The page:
Root Cause Analysis

Peter Gagg, CEO, MCP Consulting Group Ltd.

In your company have you ever taken the time to calculate the cost to the business of equipment failures? Most companies have not or, if they have, they do nothing about it.

A good rule of thumb

Taking the figure of £1,000 per hour as the total cost of downtime will give you enough incentive to take positive action. If you calculate the total downtime hours per year for each production line and then multiply by £1,000, the answer will be in six figures.

A recent example from the food industry can demonstrate this point

A food company operating 10 filling lines tracked the downtime due to all causes on each of the fillers for a period of 12 months; the results are shown in figure 1. The total annual lost output equated to 17,000 tons at a £1000 per tonne this equated to £17.0m.

Using equipment performance data along with Root Cause Analysis improvements in performance and output can be achieved.

Case Study

In the above-mentioned food company, a twelve-week improvement project was set up involving maintenance and production staff with support from MCP. Analysis of existing maintenance data was followed by Root Cause Analysis (RCA) techniques to determine the causes of downtime and the root failure causes.

A deep dive analysis, which identified the lines with the biggest losses – lines 1 and 2 – an action was then taken to understand the reasons for the high losses on these two fillers and to identify any common issues across all the ten fillers. Further analysis of the remaining fillers followed.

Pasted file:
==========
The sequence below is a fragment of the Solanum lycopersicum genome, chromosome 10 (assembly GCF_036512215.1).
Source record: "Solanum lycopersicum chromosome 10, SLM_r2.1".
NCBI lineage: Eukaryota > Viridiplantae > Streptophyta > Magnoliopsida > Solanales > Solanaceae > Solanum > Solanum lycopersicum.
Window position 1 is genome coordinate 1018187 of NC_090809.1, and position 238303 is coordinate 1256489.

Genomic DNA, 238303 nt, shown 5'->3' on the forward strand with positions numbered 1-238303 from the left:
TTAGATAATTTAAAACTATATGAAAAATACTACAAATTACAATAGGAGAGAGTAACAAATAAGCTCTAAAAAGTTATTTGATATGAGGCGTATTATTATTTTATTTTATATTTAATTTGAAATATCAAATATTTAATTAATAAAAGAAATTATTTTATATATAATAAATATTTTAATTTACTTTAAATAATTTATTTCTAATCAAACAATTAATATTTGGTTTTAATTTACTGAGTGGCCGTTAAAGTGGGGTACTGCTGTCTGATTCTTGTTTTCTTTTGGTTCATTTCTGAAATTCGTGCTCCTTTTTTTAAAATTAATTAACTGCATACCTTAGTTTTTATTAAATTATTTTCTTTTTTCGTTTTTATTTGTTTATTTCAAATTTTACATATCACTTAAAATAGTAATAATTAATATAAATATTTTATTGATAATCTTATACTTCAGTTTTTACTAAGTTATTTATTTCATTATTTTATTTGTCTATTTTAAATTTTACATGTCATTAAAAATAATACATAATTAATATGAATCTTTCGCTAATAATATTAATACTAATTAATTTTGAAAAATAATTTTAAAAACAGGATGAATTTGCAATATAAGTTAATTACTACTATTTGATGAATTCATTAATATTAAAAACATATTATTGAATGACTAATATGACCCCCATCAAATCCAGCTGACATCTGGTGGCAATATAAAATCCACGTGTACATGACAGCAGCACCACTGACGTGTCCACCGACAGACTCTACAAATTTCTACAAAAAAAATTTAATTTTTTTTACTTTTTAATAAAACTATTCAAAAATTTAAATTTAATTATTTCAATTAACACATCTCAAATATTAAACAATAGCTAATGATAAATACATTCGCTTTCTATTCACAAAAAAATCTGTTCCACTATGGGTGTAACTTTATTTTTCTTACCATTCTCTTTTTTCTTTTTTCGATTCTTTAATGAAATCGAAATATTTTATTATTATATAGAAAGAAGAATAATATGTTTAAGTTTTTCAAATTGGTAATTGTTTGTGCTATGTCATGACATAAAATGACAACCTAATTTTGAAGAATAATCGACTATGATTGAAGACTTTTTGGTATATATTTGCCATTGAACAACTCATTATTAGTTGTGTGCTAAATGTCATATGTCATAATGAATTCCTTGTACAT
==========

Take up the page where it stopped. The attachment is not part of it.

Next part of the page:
The result was a 25% reduction in downtime hours, which on an annualised basis equated to approximately 5,000 hours of extra production output, equivalent to an extra 3,750 tonnes of product at a sales value of £3.75m.

The number of breakdowns decreased over the full year as shown in figure 2; whilst the equipment reliability increased, shown in figure 3.

What is Root Cause Analysis (RCA)?

Before its current form as a widely used problem-solving method throughout all industries, RCA’s first appearance was in the field of engineering. The method is credited to the founder of Toyota Industries Co., Ltd., Sakichi Toyoda.

It is a process, which uses a variety of techniques to rapidly identify the true cause of any failure.

Root Cause Analysis in brief

RCA is typically used as a reactive method of identifying event(s) causes, revealing problems and solving them. The analysis is done after an event has occurred. Insights in RCA make it potentially useful as a pre-emptive method.

RCA is applied methodically to identify and correct the root causes of events, rather than to simply address the symptomatic result. Focusing correction on root causes has the goal of entirely preventing problem recurrence. Conversely, RCFA (Root Cause Failure Analysis) recognises that complete prevention of recurrence by one corrective action is not always possible.

Root cause analysis helps identify

  • What happened
  • How it happened, and
  • Why it happened

RCA should not be mistaken for Fault Diagnosis, which is the first level of investigation; for example, the line has stopped operating – the first step is to diagnose what has caused the line to stop; is it the motor, the gearbox, the power supply, a sensor, etc.

The next step is to use RCA to determine what has caused the failure. The two stages are not necessarily activated consecutively. The priority has to be to get the line going again. The key to the RCA process is the structured analysis leading identifying root causes.